Hughes 2: Cut Fastball Boogaloo

Phil Hughes is still looking for answers (AP).

Sabermetrics, as defined by Bill James, is the search for objective knowledge about baseball. The willingness to keep digging for answers is essential to that quest, even if those answers contradict what you think you already know. So it is with a couple of my assertions about Phil Hughes from my previous post. Thanks to a nifty site called Joe Lefkowitz's Pitch f/x Tool, to which I was helpfully pointed by another regular Joe, River Avenue Blues' Joe Pawlikowski, I now know a bit more than I did a couple of days ago, and I'd be remiss if I didn't share it, particularly with Hughes set to face the Royals this evening in Kansas City.

For starters, my supposition that Hughes' home run spike is the result of hanging curves? Dead wrong. Crushed like a 450-foot homer, in fact. Hughes has yielded just one dinger on a curveball this year, compared to 10 on his four-seam fastball, and five on his cut fastball. Expressing the homers he's allowed as a percentage of pitches thrown, and dividing his season into the 13 starts before his turn was skipped (i.e., through June 19) and the eight after that:

Pitch             Early   Late  Total
Fastball (4 sm) 0.5% 1.3% 0.8%
Cutter 1.0% 1.5% 1.1%
Curveball 0.0% 0.6% 0.3%

The homer frequency of Hughes' three main pitches has gone up markedly, which is troubling. It starts to make a bit more sense when we examine the groundball rate splits of those pitches, which go against another assumption that I made. Remember, groundballs never turn into homers except for the rare inside-the-park job, usually triggered by some mischief like a man-eating tiger devouring a third baseman. Meanwhile, a fairly predictable percentage of fly balls do go out given large enough samples, something anyone can intuit from watching about two minutes of Kyle Farnsworth pitch. Anyway:

Pitch             Early  Late  Total
Fastball (4 sm) 29% 24% 27%
Cutter 33% 40% 34%
Curveball 77% 47% 61%

Contrary to my previous assertion, Hughes' curve has been his most consistent means of generating grounders, far moreso than the cutter. His switch to the curve as his secondary pitch may represent an effort to allow him to pitch to contact more often (thus preserving his pitch count, but lowering his strikeout rate) and to keep the ball on the ground. But that still leaves two problems: first, the curve's effectiveness at generating grounders has diminished greatly during his times of woe; and second, he only gets swinging strikes or fouls on 14 percent of his curves, compared to about 37 percent on the other two pitches. He's more likely to fall behind in the count with the hook, which doesn't help matters any.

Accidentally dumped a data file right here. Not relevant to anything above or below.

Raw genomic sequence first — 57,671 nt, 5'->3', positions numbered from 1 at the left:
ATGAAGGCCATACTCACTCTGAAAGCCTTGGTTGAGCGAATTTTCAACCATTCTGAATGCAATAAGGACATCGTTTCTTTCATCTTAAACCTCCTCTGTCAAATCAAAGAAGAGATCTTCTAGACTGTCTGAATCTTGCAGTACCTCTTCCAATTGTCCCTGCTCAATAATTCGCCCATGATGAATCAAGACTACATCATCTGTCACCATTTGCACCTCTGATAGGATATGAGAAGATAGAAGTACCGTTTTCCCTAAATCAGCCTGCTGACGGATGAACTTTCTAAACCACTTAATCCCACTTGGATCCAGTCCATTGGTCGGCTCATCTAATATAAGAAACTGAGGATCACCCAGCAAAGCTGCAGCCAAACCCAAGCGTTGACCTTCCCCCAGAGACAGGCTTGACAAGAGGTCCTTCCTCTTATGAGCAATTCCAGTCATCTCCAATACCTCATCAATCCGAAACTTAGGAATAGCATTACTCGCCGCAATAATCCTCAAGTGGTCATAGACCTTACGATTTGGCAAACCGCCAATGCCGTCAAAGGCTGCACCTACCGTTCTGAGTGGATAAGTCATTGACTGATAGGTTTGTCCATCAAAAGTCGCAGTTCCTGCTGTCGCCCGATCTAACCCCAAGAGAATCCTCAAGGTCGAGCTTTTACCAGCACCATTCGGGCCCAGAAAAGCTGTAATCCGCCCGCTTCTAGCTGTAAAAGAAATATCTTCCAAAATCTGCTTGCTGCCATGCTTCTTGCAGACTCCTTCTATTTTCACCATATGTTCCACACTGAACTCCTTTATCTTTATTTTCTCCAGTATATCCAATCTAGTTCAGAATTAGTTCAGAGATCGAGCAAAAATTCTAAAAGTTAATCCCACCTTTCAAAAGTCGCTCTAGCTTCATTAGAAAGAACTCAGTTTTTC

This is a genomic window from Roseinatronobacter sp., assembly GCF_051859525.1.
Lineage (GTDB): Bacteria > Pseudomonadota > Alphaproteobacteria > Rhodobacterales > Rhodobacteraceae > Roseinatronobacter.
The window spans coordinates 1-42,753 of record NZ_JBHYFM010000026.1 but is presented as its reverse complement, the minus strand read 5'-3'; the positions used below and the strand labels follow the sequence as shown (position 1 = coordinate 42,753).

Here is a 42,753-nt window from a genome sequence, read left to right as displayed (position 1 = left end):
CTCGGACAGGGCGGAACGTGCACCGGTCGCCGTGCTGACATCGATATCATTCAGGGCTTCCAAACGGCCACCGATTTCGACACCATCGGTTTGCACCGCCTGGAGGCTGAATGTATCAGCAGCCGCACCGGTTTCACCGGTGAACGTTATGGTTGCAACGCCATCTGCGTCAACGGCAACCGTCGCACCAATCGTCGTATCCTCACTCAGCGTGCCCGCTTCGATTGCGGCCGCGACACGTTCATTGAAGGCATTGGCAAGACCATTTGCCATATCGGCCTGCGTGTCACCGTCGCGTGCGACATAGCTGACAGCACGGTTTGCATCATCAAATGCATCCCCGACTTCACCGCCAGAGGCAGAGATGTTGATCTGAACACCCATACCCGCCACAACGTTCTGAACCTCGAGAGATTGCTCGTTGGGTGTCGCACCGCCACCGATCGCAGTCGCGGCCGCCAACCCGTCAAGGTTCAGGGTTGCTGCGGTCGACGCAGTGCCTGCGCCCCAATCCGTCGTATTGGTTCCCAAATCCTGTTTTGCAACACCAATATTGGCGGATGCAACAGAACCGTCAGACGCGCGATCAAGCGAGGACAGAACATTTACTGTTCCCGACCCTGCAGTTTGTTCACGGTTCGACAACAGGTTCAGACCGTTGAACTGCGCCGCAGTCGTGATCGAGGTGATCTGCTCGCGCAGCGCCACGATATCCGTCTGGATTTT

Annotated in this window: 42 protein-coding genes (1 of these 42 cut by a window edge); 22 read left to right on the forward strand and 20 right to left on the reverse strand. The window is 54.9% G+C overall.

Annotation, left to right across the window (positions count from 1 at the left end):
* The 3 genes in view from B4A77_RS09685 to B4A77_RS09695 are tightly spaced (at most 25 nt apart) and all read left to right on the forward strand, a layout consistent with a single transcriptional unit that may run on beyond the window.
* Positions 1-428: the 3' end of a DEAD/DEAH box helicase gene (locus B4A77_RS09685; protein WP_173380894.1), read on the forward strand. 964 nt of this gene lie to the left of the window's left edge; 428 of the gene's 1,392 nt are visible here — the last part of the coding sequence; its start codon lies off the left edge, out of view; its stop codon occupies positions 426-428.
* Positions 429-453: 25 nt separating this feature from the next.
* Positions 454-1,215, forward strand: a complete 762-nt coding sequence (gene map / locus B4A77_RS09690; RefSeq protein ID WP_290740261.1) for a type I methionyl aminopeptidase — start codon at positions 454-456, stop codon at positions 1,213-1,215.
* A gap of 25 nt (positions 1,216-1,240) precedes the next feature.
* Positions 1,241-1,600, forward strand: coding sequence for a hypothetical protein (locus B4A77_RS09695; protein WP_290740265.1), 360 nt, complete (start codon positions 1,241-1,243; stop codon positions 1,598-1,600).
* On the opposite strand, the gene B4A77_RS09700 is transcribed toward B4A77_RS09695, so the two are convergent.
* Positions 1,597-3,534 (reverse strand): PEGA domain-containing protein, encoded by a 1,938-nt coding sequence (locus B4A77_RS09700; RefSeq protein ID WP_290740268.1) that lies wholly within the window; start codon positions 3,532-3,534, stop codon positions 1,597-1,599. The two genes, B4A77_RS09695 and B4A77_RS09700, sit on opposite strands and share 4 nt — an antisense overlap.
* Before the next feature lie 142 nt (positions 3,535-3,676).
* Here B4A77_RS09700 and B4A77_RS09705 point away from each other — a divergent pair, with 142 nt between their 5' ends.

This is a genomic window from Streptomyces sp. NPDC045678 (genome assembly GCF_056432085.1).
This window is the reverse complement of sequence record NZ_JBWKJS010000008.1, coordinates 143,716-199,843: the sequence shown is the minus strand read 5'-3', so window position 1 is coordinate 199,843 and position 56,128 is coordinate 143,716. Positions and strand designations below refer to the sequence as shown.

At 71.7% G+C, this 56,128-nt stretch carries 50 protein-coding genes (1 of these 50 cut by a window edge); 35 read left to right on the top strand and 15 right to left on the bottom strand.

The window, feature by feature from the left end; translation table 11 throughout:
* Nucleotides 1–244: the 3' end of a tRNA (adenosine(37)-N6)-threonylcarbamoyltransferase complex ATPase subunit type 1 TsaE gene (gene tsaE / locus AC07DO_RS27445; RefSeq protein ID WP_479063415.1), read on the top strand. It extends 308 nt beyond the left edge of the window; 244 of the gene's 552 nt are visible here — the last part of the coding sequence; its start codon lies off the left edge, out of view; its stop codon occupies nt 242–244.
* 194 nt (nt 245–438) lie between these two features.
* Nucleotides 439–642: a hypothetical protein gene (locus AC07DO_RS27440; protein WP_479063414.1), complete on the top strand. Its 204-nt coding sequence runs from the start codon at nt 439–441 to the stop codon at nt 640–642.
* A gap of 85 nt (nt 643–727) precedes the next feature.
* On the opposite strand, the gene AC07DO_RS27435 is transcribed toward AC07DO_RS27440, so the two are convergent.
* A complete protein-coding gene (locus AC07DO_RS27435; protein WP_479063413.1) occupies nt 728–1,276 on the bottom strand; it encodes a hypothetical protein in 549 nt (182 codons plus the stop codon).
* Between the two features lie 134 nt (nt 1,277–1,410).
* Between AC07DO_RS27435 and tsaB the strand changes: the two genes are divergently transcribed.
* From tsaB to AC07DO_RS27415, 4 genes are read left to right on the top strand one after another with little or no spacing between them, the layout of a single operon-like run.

The other thing worth noting is that Hughes' approach against righties and lefties differs more than I had realized. Start with the overall picture: Hughes has dominated righty hitters this year, holding them to a .238/.273/.325 line with just three homers in 253 plate appearances. Lefties, who comprise 52 percent of the batters he faced, have fared much better, hitting .253/.320/.453 with 13 homers in 273 PA. Against righties, Hughes has become more reliant on his four-seamer in the later sample, though the cutter is still his preferred secondary pitch. Against lefties, his curve has supplanted the cutter as his preferred secondary pitch. Additionally, his nearly-MIA changeup is used exclusively against lefties; he hasn't thrown a single one to righties.

The other thing to note about Hughes' splits is that he's fared much better on the road (2.61 ERA, with one homer allowed in 51.2 innings) than at home (4.79 ERA with 15 homers allowed in 77 innings). Fifteen to one! That Hughes' home run rate would be higher at home isn't itself surprising; NuYankee Stadium has seen 1.35 homers per team per game this year, more than any other venue save Toronto's Rogers Centre (1.42). Relative to the MLB-wide 8.8 percent drop in homers per game this year (itself a story for another day), that's about the same as NuYankee Stadium saw last year, 43 percent more homers than average.

KC's Kauffman Stadium, on the other hand, is playing host to just 0.8 homers per team per game this year, 24th in the majors and 16 percent below average. Couple that with the fact that Billy Butler's game-winning homer on Friday night made him just the third Royal to homer this month and it's reasonable to hope that Hughes might put together a good outing.

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